Monday, August 18, 2008

Spare Parts Store

My other tourist stop in Northern California required a visit to the Computer History Museum in Mountain View, California. (I, of course, also had to stop by the corporate headquarters of Google while I was there.) My primary destination was the model of the Babbage Difference Engine, which I had seen on video here.

The heart of the collection centered on the collection of old computers in its Visible Storage exhibit. As a feminist who has written about gender and computing, I appreciated seeing the prototype of what Julia and Ellen Lupton have characterized as an early "computer in the kitchen." The museum explains in its caption, however, that not a single one of the $10,000 kitchen computers advertised in the 1969 Neiman Marcus catalog was ever sold, partly because the interface was apparently so user-unfriendly.

If I had a criticism to make of their museum curation, it would be the tendency to emphasize a history of male accomplishment while ignoring the role that large staffs of exclusively female operators and often programmers played, particularly during the war era for targeting computers, such as the one depicted below.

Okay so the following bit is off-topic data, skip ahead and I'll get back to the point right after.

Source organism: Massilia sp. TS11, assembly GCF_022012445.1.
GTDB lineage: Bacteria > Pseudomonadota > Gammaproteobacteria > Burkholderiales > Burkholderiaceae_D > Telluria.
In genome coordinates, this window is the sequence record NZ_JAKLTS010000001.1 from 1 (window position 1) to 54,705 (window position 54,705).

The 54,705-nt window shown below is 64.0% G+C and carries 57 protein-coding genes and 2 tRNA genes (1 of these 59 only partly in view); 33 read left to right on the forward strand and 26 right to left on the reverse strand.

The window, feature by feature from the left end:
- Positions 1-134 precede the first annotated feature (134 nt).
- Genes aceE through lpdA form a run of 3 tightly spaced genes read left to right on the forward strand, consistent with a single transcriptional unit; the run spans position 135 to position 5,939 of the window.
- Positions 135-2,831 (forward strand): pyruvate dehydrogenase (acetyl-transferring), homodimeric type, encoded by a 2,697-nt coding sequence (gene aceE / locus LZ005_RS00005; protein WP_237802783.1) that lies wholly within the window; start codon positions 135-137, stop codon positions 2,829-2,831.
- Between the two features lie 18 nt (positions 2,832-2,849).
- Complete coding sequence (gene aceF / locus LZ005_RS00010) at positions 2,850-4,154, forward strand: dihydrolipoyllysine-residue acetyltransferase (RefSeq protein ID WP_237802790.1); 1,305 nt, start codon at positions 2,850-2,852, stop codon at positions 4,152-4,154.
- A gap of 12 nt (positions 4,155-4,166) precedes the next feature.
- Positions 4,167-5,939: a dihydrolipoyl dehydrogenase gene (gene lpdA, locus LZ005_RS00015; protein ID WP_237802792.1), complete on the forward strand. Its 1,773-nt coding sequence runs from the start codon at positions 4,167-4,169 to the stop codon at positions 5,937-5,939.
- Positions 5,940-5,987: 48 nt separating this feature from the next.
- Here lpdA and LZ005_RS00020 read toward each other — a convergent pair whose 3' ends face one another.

Graphics software pioneer Peter Samson (shown above, next to a tray taken from the original Google server system) was our host for the afternoon. He argued that -- like radio for a previous generation of consumers -- kit technology that appealed to DIY enthusiasts was critical for eventual large-scale adoption of digital computers, as this early Apple computer indicates.

Samson also emphasized the ironies of the way that innovations in human-computer interaction that were developed at Xerox PARC were traded away in characteristic "fumbling the future" style for the corporation, even though they produced models with document-friendly screens and mouse technologies, such as on the system below. (As regular readers know, my father was a Senior Systems Analyst at Xerox for decades and a witness to these debacles. Sadly my early Xerox 820 personal computer wasn't on display in the museum.)

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